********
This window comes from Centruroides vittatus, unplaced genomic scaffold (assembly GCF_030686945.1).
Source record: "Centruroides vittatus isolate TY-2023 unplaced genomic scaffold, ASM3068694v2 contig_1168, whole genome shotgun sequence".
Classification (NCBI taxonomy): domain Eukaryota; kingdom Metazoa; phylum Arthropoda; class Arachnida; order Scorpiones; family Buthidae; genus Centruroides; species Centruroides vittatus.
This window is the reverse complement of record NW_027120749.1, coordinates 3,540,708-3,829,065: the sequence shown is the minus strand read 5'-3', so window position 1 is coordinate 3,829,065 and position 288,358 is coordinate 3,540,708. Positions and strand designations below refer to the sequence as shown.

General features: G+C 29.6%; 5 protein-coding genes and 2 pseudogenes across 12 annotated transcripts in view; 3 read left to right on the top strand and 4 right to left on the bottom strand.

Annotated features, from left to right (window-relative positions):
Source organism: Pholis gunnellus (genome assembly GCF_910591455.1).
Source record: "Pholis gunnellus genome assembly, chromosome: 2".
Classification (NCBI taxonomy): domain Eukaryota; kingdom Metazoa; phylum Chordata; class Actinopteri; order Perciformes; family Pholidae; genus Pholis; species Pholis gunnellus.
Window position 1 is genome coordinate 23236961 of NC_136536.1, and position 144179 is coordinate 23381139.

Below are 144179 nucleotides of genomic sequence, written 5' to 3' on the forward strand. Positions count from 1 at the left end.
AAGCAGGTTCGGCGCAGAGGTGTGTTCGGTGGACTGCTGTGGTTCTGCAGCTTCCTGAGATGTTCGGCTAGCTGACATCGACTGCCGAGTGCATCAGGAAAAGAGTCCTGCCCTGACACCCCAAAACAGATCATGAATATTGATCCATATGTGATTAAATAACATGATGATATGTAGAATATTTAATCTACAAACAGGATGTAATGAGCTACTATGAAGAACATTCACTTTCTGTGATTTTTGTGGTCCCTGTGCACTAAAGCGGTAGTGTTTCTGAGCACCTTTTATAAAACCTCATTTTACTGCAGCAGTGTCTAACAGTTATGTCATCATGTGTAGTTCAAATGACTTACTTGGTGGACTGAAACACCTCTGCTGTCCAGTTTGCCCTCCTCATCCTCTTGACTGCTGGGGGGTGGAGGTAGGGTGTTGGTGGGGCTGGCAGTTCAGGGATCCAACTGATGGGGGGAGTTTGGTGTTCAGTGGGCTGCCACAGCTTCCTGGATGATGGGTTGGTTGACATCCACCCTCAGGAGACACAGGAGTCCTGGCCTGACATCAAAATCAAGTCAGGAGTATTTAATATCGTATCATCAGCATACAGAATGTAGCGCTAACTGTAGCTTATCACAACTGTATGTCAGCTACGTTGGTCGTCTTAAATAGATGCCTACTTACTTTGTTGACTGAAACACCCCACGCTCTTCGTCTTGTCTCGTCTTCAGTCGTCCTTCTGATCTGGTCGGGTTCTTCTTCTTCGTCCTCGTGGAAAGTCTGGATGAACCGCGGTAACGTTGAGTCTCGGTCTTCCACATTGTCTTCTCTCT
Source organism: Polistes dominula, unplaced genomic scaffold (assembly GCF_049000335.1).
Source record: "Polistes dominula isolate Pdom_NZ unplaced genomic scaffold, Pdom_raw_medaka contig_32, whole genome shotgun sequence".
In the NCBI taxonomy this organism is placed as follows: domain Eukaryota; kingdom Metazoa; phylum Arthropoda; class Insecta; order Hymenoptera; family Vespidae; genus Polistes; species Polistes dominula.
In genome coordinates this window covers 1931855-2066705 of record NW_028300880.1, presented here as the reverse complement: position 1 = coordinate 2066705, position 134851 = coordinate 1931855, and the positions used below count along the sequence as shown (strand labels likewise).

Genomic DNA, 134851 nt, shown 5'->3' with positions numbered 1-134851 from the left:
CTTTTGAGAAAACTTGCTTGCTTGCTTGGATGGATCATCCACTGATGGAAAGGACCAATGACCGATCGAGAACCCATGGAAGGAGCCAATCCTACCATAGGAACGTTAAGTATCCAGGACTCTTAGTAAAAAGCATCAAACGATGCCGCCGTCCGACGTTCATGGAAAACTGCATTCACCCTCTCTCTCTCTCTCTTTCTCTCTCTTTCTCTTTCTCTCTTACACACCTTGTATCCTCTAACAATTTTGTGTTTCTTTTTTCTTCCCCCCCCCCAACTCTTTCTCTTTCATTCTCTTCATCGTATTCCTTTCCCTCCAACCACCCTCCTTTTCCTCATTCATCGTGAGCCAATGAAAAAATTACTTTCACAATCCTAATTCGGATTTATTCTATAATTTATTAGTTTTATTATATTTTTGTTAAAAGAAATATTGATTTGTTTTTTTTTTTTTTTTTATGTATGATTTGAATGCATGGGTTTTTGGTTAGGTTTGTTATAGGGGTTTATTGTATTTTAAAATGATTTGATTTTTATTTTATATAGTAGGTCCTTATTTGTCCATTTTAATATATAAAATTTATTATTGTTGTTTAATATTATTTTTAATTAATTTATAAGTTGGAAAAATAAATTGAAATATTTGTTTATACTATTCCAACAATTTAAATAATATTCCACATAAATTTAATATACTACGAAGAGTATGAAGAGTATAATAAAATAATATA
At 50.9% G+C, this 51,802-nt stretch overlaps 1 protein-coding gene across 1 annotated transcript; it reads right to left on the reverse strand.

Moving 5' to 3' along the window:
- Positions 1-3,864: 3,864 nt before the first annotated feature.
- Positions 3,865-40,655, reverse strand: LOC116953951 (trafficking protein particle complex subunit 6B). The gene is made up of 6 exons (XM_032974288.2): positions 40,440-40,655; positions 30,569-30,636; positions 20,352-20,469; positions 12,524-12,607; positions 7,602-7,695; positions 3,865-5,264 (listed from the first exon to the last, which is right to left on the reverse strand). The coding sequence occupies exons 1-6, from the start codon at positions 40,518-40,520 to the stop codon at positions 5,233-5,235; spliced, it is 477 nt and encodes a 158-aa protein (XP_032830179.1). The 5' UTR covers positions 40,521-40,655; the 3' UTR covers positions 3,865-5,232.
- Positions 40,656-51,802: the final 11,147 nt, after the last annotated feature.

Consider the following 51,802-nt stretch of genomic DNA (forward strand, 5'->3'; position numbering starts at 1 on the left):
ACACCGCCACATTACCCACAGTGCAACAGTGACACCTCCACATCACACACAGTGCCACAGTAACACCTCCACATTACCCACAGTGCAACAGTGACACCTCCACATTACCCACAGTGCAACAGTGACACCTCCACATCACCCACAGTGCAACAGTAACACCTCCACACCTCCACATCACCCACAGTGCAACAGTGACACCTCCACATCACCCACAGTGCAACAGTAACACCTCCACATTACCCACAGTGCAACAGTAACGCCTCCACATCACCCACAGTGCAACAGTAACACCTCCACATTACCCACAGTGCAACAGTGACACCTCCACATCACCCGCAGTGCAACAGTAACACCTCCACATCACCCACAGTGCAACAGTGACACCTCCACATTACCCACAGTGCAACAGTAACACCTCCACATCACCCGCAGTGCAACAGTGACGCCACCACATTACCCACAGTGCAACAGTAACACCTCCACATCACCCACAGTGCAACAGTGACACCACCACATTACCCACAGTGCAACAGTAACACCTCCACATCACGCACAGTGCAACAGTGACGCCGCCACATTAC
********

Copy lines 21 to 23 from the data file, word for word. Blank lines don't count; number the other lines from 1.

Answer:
- Positions 1-3,864: 3,864 nt before the first annotated feature.
- Positions 3,865-40,655, reverse strand: LOC116953951 (trafficking protein particle complex subunit 6B). The gene is made up of 6 exons (XM_032974288.2): positions 40,440-40,655; positions 30,569-30,636; positions 20,352-20,469; positions 12,524-12,607; positions 7,602-7,695; positions 3,865-5,264 (listed from the first exon to the last, which is right to left on the reverse strand). The coding sequence occupies exons 1-6, from the start codon at positions 40,518-40,520 to the stop codon at positions 5,233-5,235; spliced, it is 477 nt and encodes a 158-aa protein (XP_032830179.1). The 5' UTR covers positions 40,521-40,655; the 3' UTR covers positions 3,865-5,232.
- Positions 40,656-51,802: the final 11,147 nt, after the last annotated feature.